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Obama says path to Mideast peace challenging

WASHINGTON--U.S. President Barack Obama pressed visiting Palestinian President Mahmoud Abbas Monday to help break the logjam to elusive Mideast peace talks, acknowledging with a deadline fast approaching that the task ahead is “very hard, it's very challenging.”

The White House meeting marked a renewed foray into a diplomatic minefield that the president has mostly left up to his secretary of state, John Kerry.

“We're going to have to take some tough political decisions and risks if we're to move it forward,” Obama said at the start of his Oval Office meeting with the Palestinian leader. “My hope is that we can continue to see progress in the coming days and weeks.”

With just weeks left before a U.S.-imposed April deadline for completing a framework for peace talks, Obama is hoping presidential pressure might overcome a growing sense of pessimism on both sides. Just two weeks ago, Obama held a similar meeting with Israeli Prime Minister Benjamin Netanyahu in which he urged Israel to make “tough decisions.”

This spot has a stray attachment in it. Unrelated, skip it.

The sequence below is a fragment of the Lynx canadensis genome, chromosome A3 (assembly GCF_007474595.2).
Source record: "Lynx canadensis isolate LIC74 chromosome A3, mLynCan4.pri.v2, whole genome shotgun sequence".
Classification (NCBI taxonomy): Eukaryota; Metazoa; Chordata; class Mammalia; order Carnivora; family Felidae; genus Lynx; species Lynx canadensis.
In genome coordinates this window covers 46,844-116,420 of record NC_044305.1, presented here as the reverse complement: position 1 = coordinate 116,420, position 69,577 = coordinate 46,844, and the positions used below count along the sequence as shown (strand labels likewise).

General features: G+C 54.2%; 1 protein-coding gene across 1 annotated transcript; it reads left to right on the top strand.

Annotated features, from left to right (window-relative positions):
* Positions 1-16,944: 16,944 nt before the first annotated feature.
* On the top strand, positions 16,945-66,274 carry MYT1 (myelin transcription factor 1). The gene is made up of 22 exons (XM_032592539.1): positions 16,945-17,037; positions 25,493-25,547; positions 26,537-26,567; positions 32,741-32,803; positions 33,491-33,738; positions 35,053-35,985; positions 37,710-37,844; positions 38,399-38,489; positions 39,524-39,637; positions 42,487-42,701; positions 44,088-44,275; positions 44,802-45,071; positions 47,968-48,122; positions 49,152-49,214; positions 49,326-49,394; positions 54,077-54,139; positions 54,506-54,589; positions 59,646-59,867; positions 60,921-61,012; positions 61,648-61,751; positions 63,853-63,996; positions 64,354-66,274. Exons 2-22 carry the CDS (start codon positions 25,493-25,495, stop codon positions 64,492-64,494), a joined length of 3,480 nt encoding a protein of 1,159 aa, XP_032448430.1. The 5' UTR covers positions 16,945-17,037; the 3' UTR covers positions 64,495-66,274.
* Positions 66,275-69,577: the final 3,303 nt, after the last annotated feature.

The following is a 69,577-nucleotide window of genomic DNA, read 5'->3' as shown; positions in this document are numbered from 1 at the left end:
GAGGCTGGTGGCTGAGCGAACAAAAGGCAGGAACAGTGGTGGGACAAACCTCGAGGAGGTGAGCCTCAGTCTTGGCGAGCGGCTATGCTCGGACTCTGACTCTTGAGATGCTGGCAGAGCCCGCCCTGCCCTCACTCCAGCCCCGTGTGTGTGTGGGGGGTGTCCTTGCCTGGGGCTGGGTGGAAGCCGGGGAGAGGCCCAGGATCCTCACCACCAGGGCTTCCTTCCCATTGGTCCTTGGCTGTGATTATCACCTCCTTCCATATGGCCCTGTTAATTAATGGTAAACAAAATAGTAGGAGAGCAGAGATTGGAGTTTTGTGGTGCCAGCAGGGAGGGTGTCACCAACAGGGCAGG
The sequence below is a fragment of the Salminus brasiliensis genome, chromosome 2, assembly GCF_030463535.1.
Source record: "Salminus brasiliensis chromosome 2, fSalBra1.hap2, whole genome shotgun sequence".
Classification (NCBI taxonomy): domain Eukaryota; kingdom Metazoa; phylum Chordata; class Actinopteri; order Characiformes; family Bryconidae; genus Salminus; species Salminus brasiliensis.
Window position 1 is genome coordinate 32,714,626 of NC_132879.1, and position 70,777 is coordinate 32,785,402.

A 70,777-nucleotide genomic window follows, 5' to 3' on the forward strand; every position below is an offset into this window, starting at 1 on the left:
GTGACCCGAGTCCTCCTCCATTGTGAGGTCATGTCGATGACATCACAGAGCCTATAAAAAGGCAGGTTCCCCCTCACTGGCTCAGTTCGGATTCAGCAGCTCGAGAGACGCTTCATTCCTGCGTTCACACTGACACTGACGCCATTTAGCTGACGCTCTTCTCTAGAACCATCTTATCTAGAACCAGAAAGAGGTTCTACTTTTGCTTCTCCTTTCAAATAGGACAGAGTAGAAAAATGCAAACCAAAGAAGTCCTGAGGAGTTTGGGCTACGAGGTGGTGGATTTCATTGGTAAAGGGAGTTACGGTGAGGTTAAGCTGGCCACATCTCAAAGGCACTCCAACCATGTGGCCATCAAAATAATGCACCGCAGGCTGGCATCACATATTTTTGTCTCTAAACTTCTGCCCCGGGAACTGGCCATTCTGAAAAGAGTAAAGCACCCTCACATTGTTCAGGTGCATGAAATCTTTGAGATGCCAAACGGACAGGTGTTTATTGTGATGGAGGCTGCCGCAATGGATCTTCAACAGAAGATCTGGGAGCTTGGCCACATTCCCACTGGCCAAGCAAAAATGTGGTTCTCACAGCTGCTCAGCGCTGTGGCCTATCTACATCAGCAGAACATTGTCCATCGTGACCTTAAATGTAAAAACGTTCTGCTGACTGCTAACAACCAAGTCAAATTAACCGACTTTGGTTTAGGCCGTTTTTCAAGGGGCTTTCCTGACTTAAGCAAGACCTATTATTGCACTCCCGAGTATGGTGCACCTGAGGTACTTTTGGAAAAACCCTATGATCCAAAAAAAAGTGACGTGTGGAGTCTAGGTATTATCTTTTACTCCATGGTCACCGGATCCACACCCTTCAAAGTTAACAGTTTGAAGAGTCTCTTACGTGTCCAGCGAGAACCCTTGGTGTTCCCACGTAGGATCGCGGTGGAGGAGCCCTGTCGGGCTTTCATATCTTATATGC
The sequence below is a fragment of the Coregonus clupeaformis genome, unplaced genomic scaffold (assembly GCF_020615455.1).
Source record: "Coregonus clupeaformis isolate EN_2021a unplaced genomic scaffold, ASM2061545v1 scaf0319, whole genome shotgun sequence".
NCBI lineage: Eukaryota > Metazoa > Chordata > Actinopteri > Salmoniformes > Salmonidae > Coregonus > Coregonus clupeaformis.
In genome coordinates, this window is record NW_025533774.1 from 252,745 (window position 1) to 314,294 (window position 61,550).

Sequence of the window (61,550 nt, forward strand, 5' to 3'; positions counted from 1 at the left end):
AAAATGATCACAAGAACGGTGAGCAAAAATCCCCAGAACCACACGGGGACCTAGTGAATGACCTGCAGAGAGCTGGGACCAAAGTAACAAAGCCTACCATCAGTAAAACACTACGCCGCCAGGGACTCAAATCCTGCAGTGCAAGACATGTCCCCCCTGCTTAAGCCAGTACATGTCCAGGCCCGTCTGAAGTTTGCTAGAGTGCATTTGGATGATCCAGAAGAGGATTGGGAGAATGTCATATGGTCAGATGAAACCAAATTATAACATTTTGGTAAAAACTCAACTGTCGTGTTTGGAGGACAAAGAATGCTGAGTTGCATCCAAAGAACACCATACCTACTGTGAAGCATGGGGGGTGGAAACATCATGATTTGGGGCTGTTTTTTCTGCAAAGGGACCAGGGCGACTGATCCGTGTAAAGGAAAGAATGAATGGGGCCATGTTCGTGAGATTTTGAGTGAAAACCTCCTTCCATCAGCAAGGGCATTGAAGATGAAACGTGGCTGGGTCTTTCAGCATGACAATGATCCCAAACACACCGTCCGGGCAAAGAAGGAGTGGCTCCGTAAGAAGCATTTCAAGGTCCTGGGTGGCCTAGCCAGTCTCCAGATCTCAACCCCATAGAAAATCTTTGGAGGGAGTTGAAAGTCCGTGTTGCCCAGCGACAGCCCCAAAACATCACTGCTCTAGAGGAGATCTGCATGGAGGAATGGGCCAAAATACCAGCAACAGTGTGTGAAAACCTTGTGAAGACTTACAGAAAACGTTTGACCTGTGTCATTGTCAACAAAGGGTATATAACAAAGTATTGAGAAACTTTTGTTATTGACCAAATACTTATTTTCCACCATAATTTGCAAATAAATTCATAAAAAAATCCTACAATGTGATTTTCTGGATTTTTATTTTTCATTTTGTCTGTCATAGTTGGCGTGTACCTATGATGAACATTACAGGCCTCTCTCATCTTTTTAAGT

Obama said everyone understands what the contours of a Mideast peace deal would look like — a Palestinian state based on territory captured by Israel in 1967 with “mutually agreed upon swaps” that ensure the security of Israel.

He praised Abbas as a leader who “has consistently renounced violence, has consistently sought a diplomatic and peaceful solution that allows for two states, side by side in peace and security — a state that allows for the dignity and sovereignty of the Palestinian people and a state that allows for Israelis to feel secure and at peace with their neighbors.”

For his part, Abbas stressed the Palestinian position for a state based “on the 1967 borders so that the Palestinians can have their own independent state with east Jerusalem as its capital.”

Israel captured the West Bank, east Jerusalem and the Gaza Strip 47 years ago. Netanyahu rejects a return to those borders, and dividing the territory is complicated by Jewish settlements in areas Palestinians claim.

Speaking with reporters Monday afternoon, lead Palestinian negotiator Saeb Erekat signaled waning interest in continuing negotiations if no progress is made. Israelis have built more than 10,000 new settlement homes since the negotiations began last July, he said, resulting in the razing of over 200 Palestinian houses.

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U.S. President Barack Obama shakes hands with Palestinian President Mahmoud Abbas during their meeting in the Oval Office of the White House in Washington, D.C. on Monday, March 17.

(AP)

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